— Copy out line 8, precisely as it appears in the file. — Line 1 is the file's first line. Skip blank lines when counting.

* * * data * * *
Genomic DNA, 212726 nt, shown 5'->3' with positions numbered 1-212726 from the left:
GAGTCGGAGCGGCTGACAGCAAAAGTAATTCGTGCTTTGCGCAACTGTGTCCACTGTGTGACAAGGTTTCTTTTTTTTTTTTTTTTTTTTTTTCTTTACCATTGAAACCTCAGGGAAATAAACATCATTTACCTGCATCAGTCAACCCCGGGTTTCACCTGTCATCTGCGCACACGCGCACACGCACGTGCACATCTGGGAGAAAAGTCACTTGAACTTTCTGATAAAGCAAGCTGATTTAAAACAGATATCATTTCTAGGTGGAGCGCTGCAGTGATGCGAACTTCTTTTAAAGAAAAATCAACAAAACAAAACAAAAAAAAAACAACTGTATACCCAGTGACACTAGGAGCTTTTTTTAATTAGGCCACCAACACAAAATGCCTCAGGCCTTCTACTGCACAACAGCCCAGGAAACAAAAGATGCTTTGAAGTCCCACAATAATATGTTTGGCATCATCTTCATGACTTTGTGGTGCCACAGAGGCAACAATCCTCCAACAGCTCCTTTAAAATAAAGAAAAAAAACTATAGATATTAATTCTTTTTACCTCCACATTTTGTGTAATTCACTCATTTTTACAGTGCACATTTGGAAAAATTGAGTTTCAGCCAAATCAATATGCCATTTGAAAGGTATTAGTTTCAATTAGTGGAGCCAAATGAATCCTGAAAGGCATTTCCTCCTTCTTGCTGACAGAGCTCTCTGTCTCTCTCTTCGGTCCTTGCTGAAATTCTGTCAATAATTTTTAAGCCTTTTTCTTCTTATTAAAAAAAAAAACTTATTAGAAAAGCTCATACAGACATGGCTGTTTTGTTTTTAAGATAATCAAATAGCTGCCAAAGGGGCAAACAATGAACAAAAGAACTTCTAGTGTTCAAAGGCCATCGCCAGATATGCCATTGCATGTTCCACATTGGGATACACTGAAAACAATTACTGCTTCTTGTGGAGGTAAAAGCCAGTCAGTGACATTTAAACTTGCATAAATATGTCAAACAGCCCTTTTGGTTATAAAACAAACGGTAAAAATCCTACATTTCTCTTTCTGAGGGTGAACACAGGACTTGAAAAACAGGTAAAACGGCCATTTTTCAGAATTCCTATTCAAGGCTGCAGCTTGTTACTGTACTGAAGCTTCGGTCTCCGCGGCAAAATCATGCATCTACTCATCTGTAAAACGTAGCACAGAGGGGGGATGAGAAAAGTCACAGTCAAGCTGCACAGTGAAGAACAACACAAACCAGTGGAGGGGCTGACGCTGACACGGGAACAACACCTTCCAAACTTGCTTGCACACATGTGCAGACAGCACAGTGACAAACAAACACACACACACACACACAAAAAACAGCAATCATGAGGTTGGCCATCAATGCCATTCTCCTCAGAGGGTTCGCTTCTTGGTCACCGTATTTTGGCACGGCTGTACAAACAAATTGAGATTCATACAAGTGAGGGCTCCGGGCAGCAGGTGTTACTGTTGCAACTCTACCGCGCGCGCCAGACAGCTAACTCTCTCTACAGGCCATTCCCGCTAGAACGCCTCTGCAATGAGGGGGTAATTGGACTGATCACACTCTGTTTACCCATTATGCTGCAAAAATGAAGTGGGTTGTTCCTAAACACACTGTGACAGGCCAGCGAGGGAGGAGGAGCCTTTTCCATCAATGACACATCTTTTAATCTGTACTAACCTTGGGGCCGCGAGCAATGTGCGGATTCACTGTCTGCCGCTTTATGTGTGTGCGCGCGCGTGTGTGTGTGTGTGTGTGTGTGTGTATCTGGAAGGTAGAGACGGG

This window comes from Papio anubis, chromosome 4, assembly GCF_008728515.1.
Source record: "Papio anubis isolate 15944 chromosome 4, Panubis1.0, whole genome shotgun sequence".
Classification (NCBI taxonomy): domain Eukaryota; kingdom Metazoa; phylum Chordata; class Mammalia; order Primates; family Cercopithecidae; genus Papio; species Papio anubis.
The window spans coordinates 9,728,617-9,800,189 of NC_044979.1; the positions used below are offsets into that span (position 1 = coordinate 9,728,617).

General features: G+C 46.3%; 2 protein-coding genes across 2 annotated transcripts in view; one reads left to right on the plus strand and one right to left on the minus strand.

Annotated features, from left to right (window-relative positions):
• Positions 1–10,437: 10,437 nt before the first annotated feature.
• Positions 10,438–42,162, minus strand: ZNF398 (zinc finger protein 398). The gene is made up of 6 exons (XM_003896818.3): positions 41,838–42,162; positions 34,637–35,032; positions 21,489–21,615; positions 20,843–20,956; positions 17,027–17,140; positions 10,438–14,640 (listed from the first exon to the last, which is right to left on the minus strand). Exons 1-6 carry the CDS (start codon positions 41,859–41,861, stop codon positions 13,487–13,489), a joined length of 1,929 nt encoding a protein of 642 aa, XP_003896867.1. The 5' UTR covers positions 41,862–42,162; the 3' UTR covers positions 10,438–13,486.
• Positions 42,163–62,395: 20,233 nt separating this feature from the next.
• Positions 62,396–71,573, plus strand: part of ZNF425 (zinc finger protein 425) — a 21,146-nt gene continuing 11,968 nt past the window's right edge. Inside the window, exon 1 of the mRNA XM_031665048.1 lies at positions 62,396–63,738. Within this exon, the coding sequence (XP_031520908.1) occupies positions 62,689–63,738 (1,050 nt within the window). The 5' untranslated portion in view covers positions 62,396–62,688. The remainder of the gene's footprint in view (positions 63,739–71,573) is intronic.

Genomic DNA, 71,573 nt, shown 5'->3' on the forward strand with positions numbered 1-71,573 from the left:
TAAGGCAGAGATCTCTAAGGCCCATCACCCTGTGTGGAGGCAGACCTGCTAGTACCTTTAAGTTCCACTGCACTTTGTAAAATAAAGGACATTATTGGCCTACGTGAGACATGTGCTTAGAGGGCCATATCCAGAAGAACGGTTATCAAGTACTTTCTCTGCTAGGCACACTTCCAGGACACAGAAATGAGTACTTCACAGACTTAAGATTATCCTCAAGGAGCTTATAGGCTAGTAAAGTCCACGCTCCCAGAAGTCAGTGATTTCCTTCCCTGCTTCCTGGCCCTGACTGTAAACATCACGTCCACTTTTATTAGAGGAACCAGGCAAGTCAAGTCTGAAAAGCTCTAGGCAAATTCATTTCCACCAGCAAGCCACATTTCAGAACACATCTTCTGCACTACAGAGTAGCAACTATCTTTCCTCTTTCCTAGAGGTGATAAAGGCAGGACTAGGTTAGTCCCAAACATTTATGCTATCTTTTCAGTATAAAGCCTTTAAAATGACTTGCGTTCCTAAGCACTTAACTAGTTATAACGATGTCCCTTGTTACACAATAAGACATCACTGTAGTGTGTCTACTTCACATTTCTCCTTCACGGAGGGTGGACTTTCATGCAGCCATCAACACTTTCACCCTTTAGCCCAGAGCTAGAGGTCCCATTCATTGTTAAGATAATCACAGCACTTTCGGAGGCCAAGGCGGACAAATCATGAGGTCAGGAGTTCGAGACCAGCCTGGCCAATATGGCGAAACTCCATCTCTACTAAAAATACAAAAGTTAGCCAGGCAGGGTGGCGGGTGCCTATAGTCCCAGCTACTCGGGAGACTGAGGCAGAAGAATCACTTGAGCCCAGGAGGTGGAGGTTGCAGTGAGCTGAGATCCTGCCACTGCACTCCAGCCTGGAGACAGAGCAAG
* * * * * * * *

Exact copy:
Annotated features, from left to right (window-relative positions):